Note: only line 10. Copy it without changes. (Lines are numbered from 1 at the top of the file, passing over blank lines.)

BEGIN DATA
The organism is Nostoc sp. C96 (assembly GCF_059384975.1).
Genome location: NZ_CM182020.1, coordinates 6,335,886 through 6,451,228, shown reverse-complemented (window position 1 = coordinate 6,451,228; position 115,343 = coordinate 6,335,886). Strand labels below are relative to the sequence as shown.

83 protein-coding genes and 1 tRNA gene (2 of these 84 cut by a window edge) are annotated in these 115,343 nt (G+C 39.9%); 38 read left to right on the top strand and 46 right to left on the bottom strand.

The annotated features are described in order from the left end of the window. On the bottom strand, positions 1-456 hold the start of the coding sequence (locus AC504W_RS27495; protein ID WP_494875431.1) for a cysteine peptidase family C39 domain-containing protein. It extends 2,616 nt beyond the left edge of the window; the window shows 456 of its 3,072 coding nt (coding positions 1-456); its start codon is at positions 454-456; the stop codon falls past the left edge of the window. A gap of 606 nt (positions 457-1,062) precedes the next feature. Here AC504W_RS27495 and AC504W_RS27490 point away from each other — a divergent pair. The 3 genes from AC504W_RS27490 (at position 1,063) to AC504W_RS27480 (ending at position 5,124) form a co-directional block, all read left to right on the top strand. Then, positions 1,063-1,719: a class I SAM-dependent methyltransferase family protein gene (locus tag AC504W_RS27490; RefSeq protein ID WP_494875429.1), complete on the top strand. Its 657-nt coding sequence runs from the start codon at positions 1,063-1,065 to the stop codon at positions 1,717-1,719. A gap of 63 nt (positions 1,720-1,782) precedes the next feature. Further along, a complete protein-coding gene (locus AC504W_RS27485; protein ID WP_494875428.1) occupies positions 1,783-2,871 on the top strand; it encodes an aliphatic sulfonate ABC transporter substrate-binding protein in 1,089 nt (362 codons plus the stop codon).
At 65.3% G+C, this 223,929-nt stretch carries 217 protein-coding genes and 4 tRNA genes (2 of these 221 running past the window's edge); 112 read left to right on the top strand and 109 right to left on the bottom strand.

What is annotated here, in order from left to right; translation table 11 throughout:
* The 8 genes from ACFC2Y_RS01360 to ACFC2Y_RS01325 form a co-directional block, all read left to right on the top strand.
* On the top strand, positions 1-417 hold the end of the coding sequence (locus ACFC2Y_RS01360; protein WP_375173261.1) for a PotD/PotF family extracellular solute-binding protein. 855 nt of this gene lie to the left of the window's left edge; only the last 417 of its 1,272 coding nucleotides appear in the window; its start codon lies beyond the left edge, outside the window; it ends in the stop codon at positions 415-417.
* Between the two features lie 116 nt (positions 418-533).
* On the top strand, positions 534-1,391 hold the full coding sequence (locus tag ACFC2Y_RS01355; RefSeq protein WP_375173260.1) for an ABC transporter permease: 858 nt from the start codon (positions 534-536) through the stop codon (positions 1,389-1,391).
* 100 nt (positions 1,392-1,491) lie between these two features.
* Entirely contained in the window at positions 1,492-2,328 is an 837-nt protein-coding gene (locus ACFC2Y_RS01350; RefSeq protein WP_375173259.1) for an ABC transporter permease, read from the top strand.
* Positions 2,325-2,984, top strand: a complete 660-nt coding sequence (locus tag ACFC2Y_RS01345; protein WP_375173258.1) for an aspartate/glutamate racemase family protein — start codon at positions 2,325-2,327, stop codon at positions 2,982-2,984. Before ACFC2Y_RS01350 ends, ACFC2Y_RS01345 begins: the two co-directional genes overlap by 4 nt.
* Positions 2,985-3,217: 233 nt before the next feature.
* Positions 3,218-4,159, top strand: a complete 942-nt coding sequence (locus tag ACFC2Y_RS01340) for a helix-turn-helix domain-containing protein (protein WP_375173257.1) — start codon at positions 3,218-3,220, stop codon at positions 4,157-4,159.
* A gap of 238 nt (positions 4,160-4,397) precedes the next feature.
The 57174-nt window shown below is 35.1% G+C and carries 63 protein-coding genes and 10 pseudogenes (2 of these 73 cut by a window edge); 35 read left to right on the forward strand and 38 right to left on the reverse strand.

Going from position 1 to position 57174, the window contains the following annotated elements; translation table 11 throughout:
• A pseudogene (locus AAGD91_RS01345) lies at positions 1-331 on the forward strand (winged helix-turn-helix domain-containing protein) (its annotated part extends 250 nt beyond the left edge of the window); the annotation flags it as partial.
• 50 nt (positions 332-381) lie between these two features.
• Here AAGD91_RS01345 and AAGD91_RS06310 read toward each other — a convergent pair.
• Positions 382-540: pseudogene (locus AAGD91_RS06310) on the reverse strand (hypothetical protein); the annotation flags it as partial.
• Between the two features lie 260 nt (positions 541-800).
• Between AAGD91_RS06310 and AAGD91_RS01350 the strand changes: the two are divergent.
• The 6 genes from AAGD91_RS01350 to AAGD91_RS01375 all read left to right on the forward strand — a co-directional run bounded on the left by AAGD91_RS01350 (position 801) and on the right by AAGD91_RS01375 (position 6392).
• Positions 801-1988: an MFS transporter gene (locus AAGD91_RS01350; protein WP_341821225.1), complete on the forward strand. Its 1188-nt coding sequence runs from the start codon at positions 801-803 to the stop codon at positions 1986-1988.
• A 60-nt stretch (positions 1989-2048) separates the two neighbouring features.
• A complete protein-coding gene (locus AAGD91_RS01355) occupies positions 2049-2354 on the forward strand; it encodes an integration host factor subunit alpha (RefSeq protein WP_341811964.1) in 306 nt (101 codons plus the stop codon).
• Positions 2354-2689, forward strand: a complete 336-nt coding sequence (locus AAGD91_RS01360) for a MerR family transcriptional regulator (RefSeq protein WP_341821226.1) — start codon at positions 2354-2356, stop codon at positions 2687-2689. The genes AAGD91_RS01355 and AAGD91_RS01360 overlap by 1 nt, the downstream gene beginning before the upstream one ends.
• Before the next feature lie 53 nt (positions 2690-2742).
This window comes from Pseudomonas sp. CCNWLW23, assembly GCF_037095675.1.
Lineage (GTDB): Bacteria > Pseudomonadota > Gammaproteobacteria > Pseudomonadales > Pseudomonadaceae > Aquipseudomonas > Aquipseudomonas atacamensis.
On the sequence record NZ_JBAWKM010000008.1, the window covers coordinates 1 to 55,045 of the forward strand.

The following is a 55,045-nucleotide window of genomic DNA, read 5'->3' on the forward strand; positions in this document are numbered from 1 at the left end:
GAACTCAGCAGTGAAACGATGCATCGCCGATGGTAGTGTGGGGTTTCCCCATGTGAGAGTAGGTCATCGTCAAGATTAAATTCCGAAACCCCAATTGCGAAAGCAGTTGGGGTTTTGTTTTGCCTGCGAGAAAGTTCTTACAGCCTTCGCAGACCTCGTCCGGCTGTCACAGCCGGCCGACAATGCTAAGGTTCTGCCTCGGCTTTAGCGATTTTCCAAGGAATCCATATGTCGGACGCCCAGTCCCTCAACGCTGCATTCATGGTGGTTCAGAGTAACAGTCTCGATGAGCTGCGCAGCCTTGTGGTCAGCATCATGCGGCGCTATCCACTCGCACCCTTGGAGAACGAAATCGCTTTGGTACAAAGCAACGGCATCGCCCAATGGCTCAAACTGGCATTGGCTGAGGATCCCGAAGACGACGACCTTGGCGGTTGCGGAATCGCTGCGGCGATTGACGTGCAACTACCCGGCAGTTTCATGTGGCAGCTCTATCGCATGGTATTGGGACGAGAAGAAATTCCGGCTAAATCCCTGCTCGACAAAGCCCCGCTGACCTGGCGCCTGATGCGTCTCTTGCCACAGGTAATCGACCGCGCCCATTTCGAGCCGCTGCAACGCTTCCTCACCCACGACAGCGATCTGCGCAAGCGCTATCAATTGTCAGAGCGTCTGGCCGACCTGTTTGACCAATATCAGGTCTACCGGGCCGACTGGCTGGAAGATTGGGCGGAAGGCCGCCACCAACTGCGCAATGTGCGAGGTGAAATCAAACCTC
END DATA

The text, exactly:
* On the top strand, positions 534-1,391 hold the full coding sequence (locus tag ACFC2Y_RS01355; RefSeq protein WP_375173260.1) for an ABC transporter permease: 858 nt from the start codon (positions 534-536) through the stop codon (positions 1,389-1,391).